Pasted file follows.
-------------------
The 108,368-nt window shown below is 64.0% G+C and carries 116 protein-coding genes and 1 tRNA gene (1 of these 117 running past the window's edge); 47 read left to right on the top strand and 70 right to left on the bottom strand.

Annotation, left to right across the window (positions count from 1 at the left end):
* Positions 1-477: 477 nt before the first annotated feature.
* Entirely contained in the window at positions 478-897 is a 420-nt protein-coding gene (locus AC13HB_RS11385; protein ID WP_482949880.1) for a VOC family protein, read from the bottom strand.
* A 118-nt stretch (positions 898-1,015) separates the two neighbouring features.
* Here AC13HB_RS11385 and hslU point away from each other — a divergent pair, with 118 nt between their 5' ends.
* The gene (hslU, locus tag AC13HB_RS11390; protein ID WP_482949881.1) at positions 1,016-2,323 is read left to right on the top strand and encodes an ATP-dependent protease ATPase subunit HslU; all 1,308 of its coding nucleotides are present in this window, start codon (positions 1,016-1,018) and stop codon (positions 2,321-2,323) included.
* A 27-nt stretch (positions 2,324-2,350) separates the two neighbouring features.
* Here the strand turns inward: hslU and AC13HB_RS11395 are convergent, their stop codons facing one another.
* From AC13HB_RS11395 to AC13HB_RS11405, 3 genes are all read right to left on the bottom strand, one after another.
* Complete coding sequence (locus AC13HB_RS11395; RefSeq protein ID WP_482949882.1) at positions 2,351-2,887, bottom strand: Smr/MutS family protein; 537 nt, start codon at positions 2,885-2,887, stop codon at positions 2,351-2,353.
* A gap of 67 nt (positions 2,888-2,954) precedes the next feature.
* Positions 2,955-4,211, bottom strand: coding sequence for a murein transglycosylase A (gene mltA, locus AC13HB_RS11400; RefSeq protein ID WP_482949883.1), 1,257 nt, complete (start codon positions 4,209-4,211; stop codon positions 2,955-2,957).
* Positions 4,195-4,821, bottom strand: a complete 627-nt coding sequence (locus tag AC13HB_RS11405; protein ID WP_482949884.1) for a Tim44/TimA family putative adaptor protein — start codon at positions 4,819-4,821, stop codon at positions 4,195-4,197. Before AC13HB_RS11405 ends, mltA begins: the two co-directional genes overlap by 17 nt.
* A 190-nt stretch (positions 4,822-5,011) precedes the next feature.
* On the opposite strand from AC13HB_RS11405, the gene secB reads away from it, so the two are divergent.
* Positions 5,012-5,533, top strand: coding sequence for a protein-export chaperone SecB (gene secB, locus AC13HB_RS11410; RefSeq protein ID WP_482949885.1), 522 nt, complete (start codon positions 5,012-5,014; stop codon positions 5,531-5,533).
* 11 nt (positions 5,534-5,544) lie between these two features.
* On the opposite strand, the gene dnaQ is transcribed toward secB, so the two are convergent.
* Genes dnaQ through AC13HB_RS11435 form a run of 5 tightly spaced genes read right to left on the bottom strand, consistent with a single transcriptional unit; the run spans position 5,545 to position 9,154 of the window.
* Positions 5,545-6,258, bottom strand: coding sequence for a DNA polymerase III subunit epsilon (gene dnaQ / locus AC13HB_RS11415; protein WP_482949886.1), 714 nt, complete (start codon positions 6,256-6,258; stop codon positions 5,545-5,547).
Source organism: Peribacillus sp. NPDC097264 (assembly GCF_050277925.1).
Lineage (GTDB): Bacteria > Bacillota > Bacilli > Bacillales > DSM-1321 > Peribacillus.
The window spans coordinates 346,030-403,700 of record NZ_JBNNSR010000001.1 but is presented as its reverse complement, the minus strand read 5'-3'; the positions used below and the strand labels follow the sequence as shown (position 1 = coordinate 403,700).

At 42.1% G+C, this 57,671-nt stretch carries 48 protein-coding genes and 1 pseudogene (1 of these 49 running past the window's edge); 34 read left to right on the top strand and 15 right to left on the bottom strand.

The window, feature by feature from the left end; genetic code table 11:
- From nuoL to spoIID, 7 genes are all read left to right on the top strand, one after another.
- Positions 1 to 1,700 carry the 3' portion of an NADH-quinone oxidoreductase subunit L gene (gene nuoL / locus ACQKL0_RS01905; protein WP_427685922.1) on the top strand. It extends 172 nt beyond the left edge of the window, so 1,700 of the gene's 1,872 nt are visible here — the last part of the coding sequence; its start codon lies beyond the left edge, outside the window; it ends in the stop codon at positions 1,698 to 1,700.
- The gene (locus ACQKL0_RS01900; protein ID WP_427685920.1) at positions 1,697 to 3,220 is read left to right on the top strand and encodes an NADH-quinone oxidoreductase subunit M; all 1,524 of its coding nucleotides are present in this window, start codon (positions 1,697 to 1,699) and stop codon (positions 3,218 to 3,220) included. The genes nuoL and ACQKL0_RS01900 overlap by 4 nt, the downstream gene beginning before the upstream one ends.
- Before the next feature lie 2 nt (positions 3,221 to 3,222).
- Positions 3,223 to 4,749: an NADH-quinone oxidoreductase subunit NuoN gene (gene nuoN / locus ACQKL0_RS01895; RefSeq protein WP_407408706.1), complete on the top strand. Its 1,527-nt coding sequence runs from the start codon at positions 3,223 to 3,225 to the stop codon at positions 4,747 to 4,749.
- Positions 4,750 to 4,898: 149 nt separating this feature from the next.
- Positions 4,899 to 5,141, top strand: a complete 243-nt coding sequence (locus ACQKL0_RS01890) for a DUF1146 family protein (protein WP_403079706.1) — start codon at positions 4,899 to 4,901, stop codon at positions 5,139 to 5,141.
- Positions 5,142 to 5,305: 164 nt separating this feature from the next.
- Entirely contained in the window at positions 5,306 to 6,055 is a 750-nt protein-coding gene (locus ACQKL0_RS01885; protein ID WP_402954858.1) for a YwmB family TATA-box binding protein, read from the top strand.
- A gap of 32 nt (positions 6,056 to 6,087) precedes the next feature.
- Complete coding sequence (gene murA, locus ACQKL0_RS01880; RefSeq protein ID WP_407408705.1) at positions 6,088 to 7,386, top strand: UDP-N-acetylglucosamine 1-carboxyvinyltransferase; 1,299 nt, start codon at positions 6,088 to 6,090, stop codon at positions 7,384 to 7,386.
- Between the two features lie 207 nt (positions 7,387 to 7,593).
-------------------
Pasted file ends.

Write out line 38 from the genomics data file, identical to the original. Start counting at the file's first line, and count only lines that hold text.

- Between the two features lie 207 nt (positions 7,387 to 7,593).